Wednesday, July 02, 2008

A slippery slope seen from atop a pile of stuff

My aunt, Marie, is downsizing radically this summer, preparing to sell the Miller family homestead (a century-plus farm in English Township) and move east to live near a daughter in the Detroit suburb where she (Marie) grew up. Her handmaiden in this herculean effort is my cousin, Marie's most worthy daughter --- Karen, who ordinarily lives with her family not far from Lake Ontario's southern shore in northwest New York. Karen will have put many stars in her crown before all is said and done.

If all goes according to plan, there will be an auction with lunch on the grounds during late July. Soon thereafter, Marie and her moving van will depart. At some point, the farm will sell. Down at Columbia Cemetery, my Grandfather Miller is rotating in his grave --- not because the farm is being sold, but at the price it's expected to sell for. The escalating value of Iowa farmland has been breathtaking. Grandpa, rarely speechless, would be now were he not 133 years old and long dead.

The house is big --- my mother's childhood home reshaped into my aunt's and uncle's dream home (in large part by themselves) in the years after they acquired it, about 1970. There are two of the biggest barns still standing in Lucas County, both full. And two garages, full again. The sorghum shed was full, too, but it caved in a while back and no one's worrying about what's back there below the pond.

My aunt and uncle were of the generation who remembered the great depression clearly and threw nothing away. Now, much has been consigned to dumpsters and more will be. A majority of what remains will be sold. The distilled essence will go east.

So I've been considering my own pile of stuff and how burdensome it seems some days. I used to value it more --- and gladly add to the pile. Now I'm more hesitant.

So far, very little has made its way from the farm into Chariton --- and I'm glad of that. The exception was this old copy of "Radio Hymnal" with cover intact but detached. I got it because of the inscription inside, "From Flora Myers to Mrs. Elmer Gibbany." Flora was my paternal aunt and Mae (Miller) Gibbany, my maternal aunt. They were friends. I'm not quite sure how the hymnal got back to Iowa, since Aunt Mae's pile of stuff was in Wyoming, but I'm kind of glad it did.

Open the cover and you see that it was first published in 1927 by the Henry Field Seed Co. Those who think about such things will know about the radio battle between seed and nursery giants Henry Field (Station KFNF) and Earl May (station KMA) and how for a golden radio era beginning in the 1920s all ears in a substantial chunk of the Midwest were turned toward signals broadcast from little Shenandoah.

I don't recall listening much to Shenandoah in the 1950s (our station was the 50,000-Watt Voice of the Middle West WHO Des Moines, founded by chiropractic kingpin J.B. Palmer of Davenport to promote bonecrunching, just as KFNF and KMA were founded to promote seed).

But I do remember regular pilgrimages to Shenandoah in the summer to view the nursery test gardens of both Henry Field and Earl May (plus others) --- and at least one visit to Mayfair Auditorium, the showpiece of the Earl May/KMA empire.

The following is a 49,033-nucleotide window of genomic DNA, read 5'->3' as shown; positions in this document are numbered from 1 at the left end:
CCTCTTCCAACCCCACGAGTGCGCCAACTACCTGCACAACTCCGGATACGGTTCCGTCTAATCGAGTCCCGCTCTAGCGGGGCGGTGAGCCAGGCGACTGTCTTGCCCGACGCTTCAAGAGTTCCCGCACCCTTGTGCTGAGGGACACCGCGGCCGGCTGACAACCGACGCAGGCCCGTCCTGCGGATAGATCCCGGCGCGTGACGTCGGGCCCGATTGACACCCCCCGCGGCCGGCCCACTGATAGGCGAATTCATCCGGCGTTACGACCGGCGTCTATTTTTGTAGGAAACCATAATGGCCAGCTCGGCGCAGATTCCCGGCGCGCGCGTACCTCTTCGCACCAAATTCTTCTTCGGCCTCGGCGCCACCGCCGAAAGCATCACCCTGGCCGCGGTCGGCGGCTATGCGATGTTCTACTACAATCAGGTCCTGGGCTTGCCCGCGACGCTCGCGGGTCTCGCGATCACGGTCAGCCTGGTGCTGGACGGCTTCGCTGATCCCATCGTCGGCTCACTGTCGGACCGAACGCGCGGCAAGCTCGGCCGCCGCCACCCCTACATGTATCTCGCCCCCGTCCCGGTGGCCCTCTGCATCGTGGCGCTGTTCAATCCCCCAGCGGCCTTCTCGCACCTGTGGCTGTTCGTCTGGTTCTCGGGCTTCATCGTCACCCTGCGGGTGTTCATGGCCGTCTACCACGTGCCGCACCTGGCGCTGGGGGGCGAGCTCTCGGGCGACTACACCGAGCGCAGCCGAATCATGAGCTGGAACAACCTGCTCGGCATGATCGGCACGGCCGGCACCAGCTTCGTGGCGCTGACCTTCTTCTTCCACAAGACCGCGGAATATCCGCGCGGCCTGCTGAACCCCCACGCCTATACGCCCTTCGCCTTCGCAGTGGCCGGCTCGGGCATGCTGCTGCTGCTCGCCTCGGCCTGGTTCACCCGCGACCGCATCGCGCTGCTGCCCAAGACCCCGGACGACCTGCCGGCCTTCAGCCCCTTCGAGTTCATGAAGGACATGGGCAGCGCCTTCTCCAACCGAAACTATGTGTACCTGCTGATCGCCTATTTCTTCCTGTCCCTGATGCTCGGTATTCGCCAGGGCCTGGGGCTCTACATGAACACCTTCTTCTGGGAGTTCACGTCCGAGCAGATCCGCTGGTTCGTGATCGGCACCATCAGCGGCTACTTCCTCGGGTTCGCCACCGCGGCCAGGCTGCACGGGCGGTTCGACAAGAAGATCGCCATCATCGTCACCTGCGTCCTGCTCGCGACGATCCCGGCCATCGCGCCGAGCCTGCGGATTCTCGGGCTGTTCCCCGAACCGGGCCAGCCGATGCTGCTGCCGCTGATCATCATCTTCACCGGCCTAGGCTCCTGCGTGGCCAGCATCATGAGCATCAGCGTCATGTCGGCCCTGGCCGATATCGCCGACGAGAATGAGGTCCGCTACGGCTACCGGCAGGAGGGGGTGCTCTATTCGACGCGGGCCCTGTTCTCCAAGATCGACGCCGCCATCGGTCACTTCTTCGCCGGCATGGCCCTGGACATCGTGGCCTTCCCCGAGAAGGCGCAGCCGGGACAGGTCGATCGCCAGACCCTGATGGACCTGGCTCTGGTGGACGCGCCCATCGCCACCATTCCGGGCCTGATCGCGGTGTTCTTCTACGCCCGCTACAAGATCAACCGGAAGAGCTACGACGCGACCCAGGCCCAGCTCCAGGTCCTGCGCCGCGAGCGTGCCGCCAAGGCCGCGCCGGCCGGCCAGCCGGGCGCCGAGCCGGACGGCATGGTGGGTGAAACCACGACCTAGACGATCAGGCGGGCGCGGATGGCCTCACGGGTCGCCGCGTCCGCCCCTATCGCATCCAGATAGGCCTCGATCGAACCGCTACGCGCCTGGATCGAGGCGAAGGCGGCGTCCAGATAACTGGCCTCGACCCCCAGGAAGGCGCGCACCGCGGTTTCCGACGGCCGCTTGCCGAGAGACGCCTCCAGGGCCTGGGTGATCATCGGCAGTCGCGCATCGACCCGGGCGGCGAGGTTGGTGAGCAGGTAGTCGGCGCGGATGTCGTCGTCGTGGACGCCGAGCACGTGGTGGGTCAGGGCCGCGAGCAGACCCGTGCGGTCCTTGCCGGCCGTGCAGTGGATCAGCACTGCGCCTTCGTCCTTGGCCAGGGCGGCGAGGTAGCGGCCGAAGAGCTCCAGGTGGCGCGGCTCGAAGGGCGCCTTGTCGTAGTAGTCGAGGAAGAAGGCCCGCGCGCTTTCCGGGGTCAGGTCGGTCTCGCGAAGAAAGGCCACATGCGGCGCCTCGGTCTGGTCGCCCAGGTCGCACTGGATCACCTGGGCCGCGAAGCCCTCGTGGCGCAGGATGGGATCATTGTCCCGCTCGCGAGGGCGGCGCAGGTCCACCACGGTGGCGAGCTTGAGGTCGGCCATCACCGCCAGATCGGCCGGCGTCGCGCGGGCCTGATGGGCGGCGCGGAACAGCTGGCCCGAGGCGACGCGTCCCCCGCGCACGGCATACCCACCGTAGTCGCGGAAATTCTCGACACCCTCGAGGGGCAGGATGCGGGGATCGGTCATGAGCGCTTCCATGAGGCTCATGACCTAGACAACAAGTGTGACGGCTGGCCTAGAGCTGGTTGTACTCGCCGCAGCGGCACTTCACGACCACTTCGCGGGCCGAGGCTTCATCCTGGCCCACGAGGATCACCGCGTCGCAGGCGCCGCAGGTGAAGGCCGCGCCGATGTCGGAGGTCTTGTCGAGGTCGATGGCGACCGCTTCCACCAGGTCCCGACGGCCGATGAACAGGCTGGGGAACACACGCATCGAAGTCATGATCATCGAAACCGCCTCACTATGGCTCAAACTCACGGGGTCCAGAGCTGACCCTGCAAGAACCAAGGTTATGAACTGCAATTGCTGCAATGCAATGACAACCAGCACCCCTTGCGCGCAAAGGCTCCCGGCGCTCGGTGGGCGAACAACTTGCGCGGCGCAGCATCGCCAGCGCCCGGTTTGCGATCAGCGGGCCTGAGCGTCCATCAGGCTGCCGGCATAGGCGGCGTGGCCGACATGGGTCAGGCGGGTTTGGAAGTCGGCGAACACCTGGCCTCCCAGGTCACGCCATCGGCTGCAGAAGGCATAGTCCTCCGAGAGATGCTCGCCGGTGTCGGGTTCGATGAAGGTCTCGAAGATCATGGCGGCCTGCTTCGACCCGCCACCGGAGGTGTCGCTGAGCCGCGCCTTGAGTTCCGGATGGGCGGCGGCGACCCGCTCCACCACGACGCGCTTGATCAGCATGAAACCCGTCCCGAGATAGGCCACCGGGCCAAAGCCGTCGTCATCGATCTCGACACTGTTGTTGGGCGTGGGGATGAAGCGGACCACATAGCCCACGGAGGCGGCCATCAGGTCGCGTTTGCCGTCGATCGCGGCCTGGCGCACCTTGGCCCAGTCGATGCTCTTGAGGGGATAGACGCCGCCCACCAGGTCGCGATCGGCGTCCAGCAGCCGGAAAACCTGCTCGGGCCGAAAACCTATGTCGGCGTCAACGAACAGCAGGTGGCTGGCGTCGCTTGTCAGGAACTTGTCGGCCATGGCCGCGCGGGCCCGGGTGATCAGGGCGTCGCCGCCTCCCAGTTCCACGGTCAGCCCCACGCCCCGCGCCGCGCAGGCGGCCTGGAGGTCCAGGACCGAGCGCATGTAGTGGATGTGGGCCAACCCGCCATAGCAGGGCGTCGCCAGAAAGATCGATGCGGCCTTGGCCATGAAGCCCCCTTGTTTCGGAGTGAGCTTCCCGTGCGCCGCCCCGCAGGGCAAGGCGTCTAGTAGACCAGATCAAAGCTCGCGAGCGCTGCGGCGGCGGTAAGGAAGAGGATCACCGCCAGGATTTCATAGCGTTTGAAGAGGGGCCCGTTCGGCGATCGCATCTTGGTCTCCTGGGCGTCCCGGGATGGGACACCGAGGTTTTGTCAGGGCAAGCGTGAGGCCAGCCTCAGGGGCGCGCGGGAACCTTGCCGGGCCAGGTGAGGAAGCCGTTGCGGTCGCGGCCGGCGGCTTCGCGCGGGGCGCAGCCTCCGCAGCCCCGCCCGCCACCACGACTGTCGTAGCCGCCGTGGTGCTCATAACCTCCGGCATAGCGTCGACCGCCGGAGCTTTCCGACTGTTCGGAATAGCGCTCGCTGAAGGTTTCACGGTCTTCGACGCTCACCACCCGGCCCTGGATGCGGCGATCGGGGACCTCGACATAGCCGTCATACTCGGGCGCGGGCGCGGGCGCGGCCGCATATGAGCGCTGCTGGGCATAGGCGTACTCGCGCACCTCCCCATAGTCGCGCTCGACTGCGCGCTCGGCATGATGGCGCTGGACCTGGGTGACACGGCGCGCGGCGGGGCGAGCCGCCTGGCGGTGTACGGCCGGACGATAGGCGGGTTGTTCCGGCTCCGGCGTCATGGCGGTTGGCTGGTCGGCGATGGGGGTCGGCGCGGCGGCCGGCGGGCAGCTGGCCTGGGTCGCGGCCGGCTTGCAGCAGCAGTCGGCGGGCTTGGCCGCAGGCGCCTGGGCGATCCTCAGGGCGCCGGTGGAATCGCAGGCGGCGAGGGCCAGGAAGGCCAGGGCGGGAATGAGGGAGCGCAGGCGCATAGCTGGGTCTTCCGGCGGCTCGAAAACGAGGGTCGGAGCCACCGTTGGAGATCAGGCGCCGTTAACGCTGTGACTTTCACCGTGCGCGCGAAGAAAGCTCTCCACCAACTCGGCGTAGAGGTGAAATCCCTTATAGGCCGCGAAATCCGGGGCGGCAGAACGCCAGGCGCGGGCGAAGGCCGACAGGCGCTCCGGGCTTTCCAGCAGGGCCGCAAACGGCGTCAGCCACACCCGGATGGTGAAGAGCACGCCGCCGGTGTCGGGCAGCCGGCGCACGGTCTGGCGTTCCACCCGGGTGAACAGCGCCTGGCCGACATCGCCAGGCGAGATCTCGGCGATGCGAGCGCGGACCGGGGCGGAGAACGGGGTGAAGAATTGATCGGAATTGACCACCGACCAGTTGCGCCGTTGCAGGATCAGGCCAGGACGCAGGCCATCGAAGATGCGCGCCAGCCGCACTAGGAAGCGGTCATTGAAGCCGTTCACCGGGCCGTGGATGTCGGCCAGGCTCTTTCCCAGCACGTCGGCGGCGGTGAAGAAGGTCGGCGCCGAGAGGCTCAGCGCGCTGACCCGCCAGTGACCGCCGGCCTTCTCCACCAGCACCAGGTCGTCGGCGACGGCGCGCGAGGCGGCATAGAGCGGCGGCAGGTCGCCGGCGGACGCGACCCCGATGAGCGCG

And of course well into the the 1970s, there was Kitchen Klatter, a talk show for farm and small-town women (as well as a monthly newsletter/magazine) launched in 1926 at Henry Field's behest by his sister, Leanna Driftmier, and carried on by her daughters, Lucille, Marjorie and Dorothy (who lived near Chariton with husband Frank Johnson and daughter, Kristin, but traveled regularly to Shenandoah to pitch in with the broadcast).

Midmorning daily Monday through Friday my mother, and thousands of other Midwest women, turned the radio on to listen to that widely-syndicated broadcast with pen and paper nearby (to copy down the recipe that was a daily feature).

I expect I have all the Kitchen Klatter cookbooks and quite a few Kitchen Klatter kitchen favors (copper salt and pepper shakers, measuring spoons, spice rack, etc.) offered in return for a little cash and a few Kitchen Klatter cleaning product boxtops or Kitchen Klatter flavoring bottle seals. Ah, the memories.

After coming in from the farm one day last week, I took a long hard look at the north wall of the garage and decided stuff had to go. So far, a garbage bag full of junk, a set of steel shelving and two dead chairs have departed. I can now open the pickup door and exit without turning sideways and squeezing. There's another set of shelves, an unused tool chest, more junk and a modest pile of lumber still to go.

I wish I could say unreservedly that I'm mending my ways and lightening the load. But truth be told, it now looks as if I may inherit, from the farm, the old cord bed, once a fine piece of four-poster furniture, but an albatross hanging around the family neck since it was vandalized by my great-grandmother in the mid-1880s. For nearly 130 years, no one's had the nerve to throw it away (or try to sell it).

My cousin, Suzanne, was supposed to take the bed home to Atlanta with her --- and restore it. Now, she's hedging. We'll see. But just in case, I'm getting a new home ready and it will move if absolutely necessary (Sell it? Throw it away? Certainly not!) from the old homestead basement to the north wall of my garage. I'll keep you posted.

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